Low-Latency Short-Packet Transmissions: Fixed Length or HARQ?
Paper in proceedings, 2018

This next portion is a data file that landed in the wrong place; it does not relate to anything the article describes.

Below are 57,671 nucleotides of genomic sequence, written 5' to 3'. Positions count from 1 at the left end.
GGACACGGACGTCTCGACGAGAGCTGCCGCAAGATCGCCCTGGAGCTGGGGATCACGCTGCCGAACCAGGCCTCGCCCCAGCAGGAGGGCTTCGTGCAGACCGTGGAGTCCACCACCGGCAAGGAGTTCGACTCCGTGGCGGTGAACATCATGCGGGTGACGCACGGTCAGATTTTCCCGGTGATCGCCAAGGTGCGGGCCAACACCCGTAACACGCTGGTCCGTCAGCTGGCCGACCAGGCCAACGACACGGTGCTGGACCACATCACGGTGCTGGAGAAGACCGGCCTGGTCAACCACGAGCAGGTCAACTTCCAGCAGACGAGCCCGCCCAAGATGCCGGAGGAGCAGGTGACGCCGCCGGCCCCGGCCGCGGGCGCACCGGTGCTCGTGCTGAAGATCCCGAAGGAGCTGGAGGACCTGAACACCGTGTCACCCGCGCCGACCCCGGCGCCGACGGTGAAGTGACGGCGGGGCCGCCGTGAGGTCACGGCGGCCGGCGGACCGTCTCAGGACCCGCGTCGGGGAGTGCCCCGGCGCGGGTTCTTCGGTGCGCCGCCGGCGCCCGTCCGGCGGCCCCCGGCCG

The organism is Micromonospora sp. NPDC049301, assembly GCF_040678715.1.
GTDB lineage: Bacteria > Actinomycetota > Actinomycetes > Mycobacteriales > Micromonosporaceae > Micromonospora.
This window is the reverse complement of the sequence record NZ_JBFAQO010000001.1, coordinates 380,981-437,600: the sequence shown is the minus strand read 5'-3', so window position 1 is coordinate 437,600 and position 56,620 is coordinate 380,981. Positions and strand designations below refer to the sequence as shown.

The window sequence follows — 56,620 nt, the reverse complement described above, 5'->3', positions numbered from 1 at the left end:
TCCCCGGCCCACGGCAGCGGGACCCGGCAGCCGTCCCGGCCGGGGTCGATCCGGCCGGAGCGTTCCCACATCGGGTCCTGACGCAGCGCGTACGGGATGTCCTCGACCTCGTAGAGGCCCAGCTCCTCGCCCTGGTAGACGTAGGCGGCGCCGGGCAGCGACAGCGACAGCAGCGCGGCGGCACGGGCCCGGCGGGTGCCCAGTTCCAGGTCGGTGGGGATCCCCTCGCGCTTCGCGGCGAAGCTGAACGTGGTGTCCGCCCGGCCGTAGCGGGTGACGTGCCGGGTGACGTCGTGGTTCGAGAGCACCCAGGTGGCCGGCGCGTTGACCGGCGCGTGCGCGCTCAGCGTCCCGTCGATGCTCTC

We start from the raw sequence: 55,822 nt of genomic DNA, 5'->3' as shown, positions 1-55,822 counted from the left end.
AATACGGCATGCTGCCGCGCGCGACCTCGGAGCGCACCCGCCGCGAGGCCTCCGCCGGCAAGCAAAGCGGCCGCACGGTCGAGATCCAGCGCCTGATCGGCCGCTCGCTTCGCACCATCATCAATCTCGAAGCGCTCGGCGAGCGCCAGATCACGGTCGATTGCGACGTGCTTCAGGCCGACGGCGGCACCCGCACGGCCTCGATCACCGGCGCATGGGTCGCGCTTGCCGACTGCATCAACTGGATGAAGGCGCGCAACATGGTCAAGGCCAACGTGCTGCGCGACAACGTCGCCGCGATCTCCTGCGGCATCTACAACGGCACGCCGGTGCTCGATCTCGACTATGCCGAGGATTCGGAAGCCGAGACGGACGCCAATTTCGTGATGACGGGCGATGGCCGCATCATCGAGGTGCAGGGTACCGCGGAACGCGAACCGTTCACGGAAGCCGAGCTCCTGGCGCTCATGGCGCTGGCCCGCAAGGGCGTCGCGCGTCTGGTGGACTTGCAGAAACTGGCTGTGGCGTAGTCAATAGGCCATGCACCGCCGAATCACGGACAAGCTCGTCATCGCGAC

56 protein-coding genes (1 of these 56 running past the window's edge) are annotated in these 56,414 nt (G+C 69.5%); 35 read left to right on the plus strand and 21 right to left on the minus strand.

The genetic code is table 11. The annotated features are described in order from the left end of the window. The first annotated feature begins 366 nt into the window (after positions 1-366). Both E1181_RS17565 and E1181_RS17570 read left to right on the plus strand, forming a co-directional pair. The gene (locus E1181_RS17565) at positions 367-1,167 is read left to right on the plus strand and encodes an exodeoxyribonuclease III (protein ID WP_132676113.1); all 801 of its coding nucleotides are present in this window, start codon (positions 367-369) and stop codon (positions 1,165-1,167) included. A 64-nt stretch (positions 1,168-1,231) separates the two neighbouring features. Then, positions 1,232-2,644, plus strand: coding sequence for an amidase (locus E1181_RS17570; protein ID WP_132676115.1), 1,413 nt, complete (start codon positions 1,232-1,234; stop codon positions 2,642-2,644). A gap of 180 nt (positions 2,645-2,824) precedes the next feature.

We study short-packet communications, subject to latency and reliability constraints, under the premises of limited frequency diversity and no time diversity. The question addressed is whether, and when, hybrid automatic repeat request (HARQ) outperforms fixed-blocklength schemes with no feedback (FBL-NF) in such a setting. We derive an achievability bound for HARQ, under the assumption of a limited number of transmissions. The bound relies on pilot-assisted transmission to estimate the fading channel and scaled nearest-neighbor decoding at the receiver. We compare our achievability bound for HARQ to stateof-the-art achievability bounds for FBL-NF communications and show that for a given latency, reliability, number of information bits, and number of diversity branches, HARQ may significantly outperform FBL-NF. For example, for an average latency of 1 ms, a target error probability of 10(-3), 30 information bits, and 3 diversity branches, the gain in energy per bit is about 4 dB.